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Minimizing Risk in Self-Storage: Employment Practice Liability Insurance

Tiffany Luongo Comments
Continued from page 1

Generally, a policy covers eligible losses stemming from such causes of action and attorneys’ fees. And the insurer will provide the services of attorneys who specialize in defending against such claims, significantly increasing the likelihood that employers will prevail in the event litigation does occur.

Maybe you think your facility’s commercial general liability (CGL) policy protects you in such situations. Not so. In most cases, CGL policies specifically exclude employment practice claims. CGL policies protect your business against losses resulting in bodily injury or property damage. Employment practice claims generally involve injuries that are mental, emotional and economic in nature and are, therefore, outside the range of protection offered by CGL insurance.

What does an EPLI policy typically cover? The most common situations include:

  • Discrimination and retaliation
  • Sexual and general workplace harassment
  • Negligent hiring
  • Breach of employment contract
  • Wrongful termination, dismissal or discharge
  • Violations of the Family and Medical Leave Act
  • Situations involving defamation, libel and slander
  • Denial of training or deprivation of seniority

Most commonly purchased as a stand-alone policy or an endorsement to a directors and officers policy, an EPLI policy is generally available in claims-made format, meaning the policy will cover only those claims that occur and are reported made during its term.

An EPLI policy also requires the insured give prompt notice to the carrier as soon as the insured becomes aware of facts or circumstances that might give rise to a claim. Most EPLI policies are subject to a single-policy aggregate limit of liability covering both defense and indemnity, meaning the costs of defending against a claim will diminish the amount paid to cover settlements or judgments.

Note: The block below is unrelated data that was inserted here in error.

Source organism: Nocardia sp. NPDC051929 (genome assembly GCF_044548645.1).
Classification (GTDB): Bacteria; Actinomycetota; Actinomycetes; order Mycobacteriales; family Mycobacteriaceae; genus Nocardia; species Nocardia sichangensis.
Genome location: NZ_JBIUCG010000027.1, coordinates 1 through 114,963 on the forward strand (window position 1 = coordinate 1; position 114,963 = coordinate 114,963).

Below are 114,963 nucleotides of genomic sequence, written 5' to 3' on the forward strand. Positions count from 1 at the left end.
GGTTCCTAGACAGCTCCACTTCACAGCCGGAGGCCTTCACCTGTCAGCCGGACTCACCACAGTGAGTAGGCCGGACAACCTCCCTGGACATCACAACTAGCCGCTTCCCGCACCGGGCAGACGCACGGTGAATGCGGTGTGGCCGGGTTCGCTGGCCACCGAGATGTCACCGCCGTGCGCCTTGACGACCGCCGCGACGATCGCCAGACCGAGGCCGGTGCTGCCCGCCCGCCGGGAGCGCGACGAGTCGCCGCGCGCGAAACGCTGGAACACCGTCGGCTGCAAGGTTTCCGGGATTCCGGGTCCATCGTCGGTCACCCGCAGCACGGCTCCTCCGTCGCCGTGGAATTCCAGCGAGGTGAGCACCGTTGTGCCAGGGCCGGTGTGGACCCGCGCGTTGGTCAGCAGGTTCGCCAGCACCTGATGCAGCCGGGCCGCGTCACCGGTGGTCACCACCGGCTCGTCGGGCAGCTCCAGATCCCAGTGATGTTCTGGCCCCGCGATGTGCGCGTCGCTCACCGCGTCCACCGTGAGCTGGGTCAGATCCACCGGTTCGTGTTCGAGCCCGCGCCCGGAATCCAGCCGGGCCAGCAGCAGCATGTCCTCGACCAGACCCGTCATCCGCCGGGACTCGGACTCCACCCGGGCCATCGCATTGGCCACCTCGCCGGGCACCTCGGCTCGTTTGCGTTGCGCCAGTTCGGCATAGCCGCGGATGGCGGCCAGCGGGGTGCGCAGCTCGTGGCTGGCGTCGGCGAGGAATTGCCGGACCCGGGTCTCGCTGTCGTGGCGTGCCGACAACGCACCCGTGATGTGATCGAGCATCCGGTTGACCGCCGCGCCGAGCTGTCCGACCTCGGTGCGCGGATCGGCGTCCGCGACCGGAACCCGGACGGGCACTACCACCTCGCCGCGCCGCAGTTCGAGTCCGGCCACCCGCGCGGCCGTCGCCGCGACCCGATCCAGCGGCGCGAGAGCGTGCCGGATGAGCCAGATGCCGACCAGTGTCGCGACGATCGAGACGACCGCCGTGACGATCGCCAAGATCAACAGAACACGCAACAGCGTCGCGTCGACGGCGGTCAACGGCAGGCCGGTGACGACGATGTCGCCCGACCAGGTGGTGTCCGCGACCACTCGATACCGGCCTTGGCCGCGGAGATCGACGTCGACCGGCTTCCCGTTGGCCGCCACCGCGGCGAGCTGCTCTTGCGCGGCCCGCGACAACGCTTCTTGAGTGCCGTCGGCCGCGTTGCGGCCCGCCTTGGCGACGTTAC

Some carriers will allow an insured to purchase defense as well as policy limits, thereby placing the litigation defense costs outside the amount available for indemnity. Ultimately, the best course of action is to consult your insurance agent to assist you in choosing the policy that suits your business’s needs and provides you with the appropriate level of protection.

As with any liability policy, EPLI may not cover certain risks including:

  • Risks covered by other policies, such as a CGL
  • Intentional, criminal, fraudulent or malicious acts
  • Contractual liability
  • Strikes and lockouts
  • Violations of the Occupational Safety and Health Act

Keep Up Training

Of course, EPLI insurance should be considered only the last line of defense in a healthy business’s battle against workplace liability. Regularly providing your employees with comprehensive training can substantially reduce the risk that they will engage in the sort of illegal or unethical behavior that may lead to litigation.

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